The antagonism Oz raises becomes conspicuous when juxtaposed with the treatment of the fiction of the Israeli-Jewish author Castel-Bloom. Bernard endeavors to defend her against the charge that she has shifted in her later novels to a more hawkish nationalist position. Coupling her with the Palestinian author Sahar Khalifeh, Bernard argues that the fiction of both should be read as a counterpoint to the strategies of national narration explored thus far, yet not in the familiar way in which women's writing is opposed to men's. As she notes, both the domestic and the international reception of women's writing assumes that it necessarily subverts the masculinist structure of national narration. The challenges that their fiction mounts notwithstanding, however, both Castel-Bloom and Khalifeh still set their narratives within the nation as the primary frame of reference. Indeed, the differences between their literary aesthetics—Castel-Bloom's fiction a postmodern satire, Khalifeh's historical realism—notwithstanding, both explore the intersection of gender and nationalism, interweaving the demand for gender equality with the demand for national self-determination. Their narratives thus feature women as both the victims of nation-building processes and their willing and active agents. Ultimately, Bernard argues, their narratives do not so much subvert national allegory as advocate a reform of the idea of the nation. Why, however, should one view Castel-Bloom's reformist platform more favorably than Oz's? The question that hovers over the discussion of the two authors is left without an answer.

The last chapter reveals Shammas's novel Arabesques rather than Said's Out of Place as the truly paradigmatic text of Rhetorics of Belonging. In fact, it seems that Shammas's novel lies outside the frame of political and theoretical presuppositions Bernard probes in her book; the paucity of references to postcolonial scholarship in this chapter, especially when juxtaposed with the way the discussion of other texts—and particularly of Said's Out of Place—are embedded in that scholarship, suggests as much. It is a tribute to Shammas's extraordinary aesthetic achievement that, more than any other text, his novel continues to fascinate those who are interested in the culture and politics of Israel/Palestine. In large part, this is surely because the spatial trajectories of the novel's characters cannot be contained by any national imagination, even while the geographic center of gravity of all the narratives—the home village of the narrator—remains unchallenged.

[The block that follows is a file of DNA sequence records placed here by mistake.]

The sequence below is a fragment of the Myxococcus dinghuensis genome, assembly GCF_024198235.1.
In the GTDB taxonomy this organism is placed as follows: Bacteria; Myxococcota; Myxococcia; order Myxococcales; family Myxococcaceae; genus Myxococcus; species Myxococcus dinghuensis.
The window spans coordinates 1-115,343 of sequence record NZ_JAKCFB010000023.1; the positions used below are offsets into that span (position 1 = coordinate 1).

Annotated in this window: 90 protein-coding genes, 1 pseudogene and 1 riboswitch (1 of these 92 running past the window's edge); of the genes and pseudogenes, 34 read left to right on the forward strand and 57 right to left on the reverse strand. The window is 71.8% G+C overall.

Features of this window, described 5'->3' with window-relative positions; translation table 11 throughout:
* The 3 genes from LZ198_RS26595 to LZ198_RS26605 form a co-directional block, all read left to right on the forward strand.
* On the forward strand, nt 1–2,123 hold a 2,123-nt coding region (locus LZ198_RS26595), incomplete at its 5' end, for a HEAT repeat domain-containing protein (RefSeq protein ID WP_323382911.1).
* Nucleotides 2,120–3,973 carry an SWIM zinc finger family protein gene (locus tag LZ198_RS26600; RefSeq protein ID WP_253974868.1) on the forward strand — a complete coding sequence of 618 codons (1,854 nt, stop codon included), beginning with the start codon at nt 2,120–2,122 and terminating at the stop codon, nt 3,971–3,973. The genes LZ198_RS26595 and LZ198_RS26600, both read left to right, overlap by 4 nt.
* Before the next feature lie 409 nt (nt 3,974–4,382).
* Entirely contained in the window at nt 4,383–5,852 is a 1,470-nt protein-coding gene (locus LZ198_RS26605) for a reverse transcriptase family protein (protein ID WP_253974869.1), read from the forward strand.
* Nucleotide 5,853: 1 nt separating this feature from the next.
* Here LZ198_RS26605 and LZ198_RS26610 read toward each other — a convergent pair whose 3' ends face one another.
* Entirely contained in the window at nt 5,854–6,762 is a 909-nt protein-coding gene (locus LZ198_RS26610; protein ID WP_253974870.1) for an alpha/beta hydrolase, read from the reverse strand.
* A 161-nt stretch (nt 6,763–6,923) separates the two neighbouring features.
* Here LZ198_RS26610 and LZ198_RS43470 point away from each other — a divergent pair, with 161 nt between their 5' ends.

Bernard's excellent discussion of the novel reveals, however, the relative weakness of one component of her theoretical framework that I have not mentioned thus far. For Rhetorics of Belonging also seeks to explore Israeli-Jewish and Palestinian texts within the framework of “world literature.” Indeed, the latter guides the selection of texts, and the book focuses exclusively on those texts that have achieved the status of world literature in English, making it a particularly useful reference for students in courses in which the language of instruction is English. Bernard sets herself to mediate between the metropolitan reception of these texts and their particular (that is, local) cultural and political work. Yet notwithstanding the accounts of the English circulation of the texts examined, the book does not explore how they participate in the debate about Israel/Palestine outside the region; nor does it truly address the ways in which these texts internalize and deploy terms and notions borrowed from a global context. Rather, as the title of the book—Belonging—suggests, time and again, the book underscores the local, rendering all gestures toward global participation only as manifestations of the local.

The discussion of Shammas's Arabesques is a case in point. One example should suffice. Bernard comments on a scene that takes place in Père Lachaise, where the narrator observes the proximity of the gravesites of the French Marcel Proust and the Palestinian Mahmoud al-Hamshari. This proximity, Bernard argues, shows that the history of Israel/Palestine is the history of one place. The point serves to support her overall argument in the book, shared by many readers of the novel and arguably by its author himself: that Shammas advances a vision of Israel as a state of all its citizens—that is, as a state that acknowledges all residents in the territories under its control as its citizens, an entity whose principle of belonging is political consent (akin to Said's view) rather than ethnic origin. Yet is not what is at stake in the Père Lachaise scene the relationship of Palestinian life to world literature, as embodied by Proust, rather than its relationship to Israeli literature? It seems that in this scene Shammas quite explicitly gestures beyond the local toward the global, a gesture Bernard curiously truncates.

Notwithstanding these reservations, however, Bernard's Rhetorics of Belonging is a rich, insightful study of Israeli-Jewish and Palestinian literature as well as of postcolonial theory. Its greatest merit is that it links questions about Israeli-Jewish and Palestinian literature to questions about the theoretical framework used to read this literature. As such, it truly advances our understanding and appreciation both of the literary corpus and of postcolonial studies. I highly recommend it.